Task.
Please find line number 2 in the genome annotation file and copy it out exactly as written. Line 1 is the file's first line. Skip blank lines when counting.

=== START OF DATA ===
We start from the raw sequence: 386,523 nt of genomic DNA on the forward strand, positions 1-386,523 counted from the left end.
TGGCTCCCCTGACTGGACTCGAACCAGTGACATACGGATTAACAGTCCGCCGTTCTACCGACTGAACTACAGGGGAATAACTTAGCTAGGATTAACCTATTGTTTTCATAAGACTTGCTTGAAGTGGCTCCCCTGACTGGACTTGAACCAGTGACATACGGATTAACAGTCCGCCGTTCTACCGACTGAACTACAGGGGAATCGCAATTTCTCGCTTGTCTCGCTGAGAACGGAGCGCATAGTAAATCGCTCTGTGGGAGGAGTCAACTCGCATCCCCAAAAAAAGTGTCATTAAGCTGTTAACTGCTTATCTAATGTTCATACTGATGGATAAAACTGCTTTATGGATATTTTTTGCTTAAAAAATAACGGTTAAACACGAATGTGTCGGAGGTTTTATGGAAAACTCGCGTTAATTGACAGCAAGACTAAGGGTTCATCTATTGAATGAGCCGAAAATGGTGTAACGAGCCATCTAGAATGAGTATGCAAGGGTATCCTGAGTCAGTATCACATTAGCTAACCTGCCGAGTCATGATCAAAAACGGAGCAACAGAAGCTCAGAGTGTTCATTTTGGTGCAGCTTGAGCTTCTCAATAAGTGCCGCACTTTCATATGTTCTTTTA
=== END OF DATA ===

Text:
TGGCTCCCCTGACTGGACTCGAACCAGTGACATACGGATTAACAGTCCGCCGTTCTACCGACTGAACTACAGGGGAATAACTTAGCTAGGATTAACCTATTGTTTTCATAAGACTTGCTTGAAGTGGCTCCCCTGACTGGACTTGAACCAGTGACATACGGATTAACAGTCCGCCGTTCTACCGACTGAACTACAGGGGAATCGCAATTTCTCGCTTGTCTCGCTGAGAACGGAGCGCATAGTAAATCGCTCTGTGGGAGGAGTCAACTCGCATCCCCAAAAAAAGTGTCATTAAGCTGTTAACTGCTTATCTAATGTTCATACTGATGGATAAAACTGCTTTATGGATATTTTTTGCTTAAAAAATAACGGTTAAACACGAATGTGTCGGAGGTTTTATGGAAAACTCGCGTTAATTGACAGCAAGACTAAGGGTTCATCTATTGAATGAGCCGAAAATGGTGTAACGAGCCATCTAGAATGAGTATGCAAGGGTATCCTGAGTCAGTATCACATTAGCTAACCTGCCGAGTCATGATCAAAAACGGAGCAACAGAAGCTCAGAGTGTTCATTTTGGTGCAGCTTGAGCTTCTCAATAAGTGCCGCACTTTCATATGTTCTTTTA